If you’re unable to find vacancy around Banff, you’ll have a better chance at finding open sites as you move up the Icefields Parkway toward Jasper.
Car camping: You’re technically not allowed to car camp along the Icefields Parkway. But you are allowed one free night of car camping in the motel parking lot of the Saskatchewan River Crossing. This includes access to their services (restaurant, bathrooms, laundry). But be sure to check in with the motel first.
GO GROCERY SHOPPING TO SAVE MONEY IN BANFF
You’ll save a lot of money on food if you’re not eating out for all three meals.
A typical meal in Banff will cost you about $20 (or more if you add drinks). Stop at the grocery store and stock up on food for breakfast and lunch.
Save even more money by preparing all of your own meals. Renting an Airbnb or a hostel will give you access to a kitchen.
TIP: Buy groceries at Save-On-Foods in Cochrane, if you’ll be passing by. You can sign up for their membership at checkout to save a bunch of money.
FILL UP ON GAS BEFORE YOU DRIVE THE ICEFIELDS PARKWAY
Gas is expensive in Alberta – especially around Banff.
Gas is cheaper in Canmore and cheapest around Calgary. So fill up in those areas when you can. Gasbuddy will help you find the cheapest prices near you.
But no matter where you fill up, remember to top off your tank in Banff before you drive the Icefields Parkway toward Jasper! Same goes for filling up in Jasper if you’re heading south.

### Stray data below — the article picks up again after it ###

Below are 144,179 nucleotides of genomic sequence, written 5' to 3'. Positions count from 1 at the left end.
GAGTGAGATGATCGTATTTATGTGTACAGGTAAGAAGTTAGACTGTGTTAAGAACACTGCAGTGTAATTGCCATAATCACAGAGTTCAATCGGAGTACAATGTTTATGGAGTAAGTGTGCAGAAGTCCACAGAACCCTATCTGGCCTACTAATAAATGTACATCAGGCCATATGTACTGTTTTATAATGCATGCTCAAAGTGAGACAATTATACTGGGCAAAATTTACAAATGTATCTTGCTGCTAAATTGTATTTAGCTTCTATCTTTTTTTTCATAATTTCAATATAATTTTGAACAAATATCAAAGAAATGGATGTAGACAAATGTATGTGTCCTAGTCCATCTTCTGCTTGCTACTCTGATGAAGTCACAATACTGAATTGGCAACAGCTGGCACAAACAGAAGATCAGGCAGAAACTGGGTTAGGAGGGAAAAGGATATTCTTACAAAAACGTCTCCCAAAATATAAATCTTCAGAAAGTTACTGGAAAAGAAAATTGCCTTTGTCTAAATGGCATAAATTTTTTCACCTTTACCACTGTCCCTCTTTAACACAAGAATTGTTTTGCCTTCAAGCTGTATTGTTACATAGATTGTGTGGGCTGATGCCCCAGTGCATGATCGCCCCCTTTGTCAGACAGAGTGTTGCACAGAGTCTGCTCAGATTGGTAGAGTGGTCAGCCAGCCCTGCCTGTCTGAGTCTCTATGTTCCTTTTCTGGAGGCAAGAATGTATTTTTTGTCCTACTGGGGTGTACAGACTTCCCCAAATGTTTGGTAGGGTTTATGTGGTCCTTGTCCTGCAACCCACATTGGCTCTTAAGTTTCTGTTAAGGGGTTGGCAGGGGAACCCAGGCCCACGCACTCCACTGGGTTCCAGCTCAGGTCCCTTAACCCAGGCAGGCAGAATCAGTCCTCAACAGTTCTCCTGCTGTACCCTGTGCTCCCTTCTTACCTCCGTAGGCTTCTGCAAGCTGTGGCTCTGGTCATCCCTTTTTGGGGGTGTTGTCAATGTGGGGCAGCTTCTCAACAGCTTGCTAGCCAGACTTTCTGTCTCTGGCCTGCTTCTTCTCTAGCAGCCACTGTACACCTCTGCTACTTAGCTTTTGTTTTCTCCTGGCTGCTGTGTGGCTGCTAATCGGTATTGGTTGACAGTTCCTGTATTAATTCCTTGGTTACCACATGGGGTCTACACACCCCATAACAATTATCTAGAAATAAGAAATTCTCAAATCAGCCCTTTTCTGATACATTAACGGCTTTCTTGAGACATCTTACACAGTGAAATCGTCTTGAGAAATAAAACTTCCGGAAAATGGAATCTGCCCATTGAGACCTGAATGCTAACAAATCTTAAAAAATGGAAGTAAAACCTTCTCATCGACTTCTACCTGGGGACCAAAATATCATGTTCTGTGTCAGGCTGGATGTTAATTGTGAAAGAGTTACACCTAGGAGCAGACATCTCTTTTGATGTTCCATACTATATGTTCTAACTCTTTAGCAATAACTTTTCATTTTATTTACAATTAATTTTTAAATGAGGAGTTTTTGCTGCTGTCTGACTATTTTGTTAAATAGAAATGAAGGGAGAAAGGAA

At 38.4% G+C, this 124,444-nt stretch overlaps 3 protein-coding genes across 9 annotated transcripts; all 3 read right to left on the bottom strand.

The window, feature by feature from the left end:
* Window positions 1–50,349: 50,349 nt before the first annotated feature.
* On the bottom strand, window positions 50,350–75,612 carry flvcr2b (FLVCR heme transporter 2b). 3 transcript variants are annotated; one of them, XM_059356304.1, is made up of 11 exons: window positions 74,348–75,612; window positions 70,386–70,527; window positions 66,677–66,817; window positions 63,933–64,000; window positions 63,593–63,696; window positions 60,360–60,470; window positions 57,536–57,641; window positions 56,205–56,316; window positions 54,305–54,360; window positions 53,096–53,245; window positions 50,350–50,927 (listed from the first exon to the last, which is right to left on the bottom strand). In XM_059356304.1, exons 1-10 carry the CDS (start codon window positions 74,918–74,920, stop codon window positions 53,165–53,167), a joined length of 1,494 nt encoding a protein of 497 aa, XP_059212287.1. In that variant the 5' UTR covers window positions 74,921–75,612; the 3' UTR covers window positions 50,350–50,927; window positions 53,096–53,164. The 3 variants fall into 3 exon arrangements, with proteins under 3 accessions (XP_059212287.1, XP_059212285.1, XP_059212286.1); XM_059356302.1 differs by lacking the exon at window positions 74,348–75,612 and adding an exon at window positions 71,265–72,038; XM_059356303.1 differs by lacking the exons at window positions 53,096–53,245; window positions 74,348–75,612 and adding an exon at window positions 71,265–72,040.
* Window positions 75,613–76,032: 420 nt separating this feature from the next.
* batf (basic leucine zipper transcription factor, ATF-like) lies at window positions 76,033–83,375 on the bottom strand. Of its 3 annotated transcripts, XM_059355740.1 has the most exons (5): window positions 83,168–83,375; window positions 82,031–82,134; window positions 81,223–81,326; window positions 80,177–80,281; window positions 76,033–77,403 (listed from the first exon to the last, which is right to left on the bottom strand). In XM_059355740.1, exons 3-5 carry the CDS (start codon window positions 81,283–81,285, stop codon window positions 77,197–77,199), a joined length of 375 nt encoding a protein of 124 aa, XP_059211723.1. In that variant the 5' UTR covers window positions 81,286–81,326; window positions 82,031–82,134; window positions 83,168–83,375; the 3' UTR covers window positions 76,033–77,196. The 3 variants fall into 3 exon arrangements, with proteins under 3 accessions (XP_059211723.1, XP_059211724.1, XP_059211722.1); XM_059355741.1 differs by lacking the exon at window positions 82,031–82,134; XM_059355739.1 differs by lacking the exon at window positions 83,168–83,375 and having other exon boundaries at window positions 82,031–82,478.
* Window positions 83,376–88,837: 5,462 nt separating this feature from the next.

There’s only one gas station in the 230km between Banff and Jasper. It’s located halfway between the two parks, at the Saskatchewan River Crossing. Stop here if you need to fill up and grab coffee or a snack, but be warned that the gas station is full-service only and everything here (including gas) is extremely expensive.
Read more: How To Plan Your Road Trip Using Google Maps
BOOK TOURS AHEAD OF TIME
In my post on my top 11 ways to save money on travel, I told you not to book tours ahead of time – mainly because you can usually find pretty good deals when you book last minute spots (because a lot of companies compete for business if they run the same tours).
Unless you’re visiting Banff National Park.
If you’re booking tours in Banff or Jasper, it pays to book ahead of time.
Due to national park regulations, there are only a select few companies that run tours within the parks, so there’s not much competition for business. Take Maligne Lake Boat Tours for example. Maligne Lake Boat Tours was grandfathered in when Jasper National Park became established in 1907. Its now the only company that runs tours to Spirit Island.
Pretty much every tour can be booked through Banff Jasper Collection. Many tours offer 10% discounts for booking in advance. You can also bundle and save up to 15% on some of the most spectacular attractions, including the Columbia Icefield, Glacier Skywalk, and Lake Minnewanka Cruise.
BETTER YET…SKIP PAID ATTRACTIONS ALTOGETHER
Of course, there are some activities in Banff that are worth paying for (i.e. canoeing). And a few that you can only pay to do (i.e. boat tours).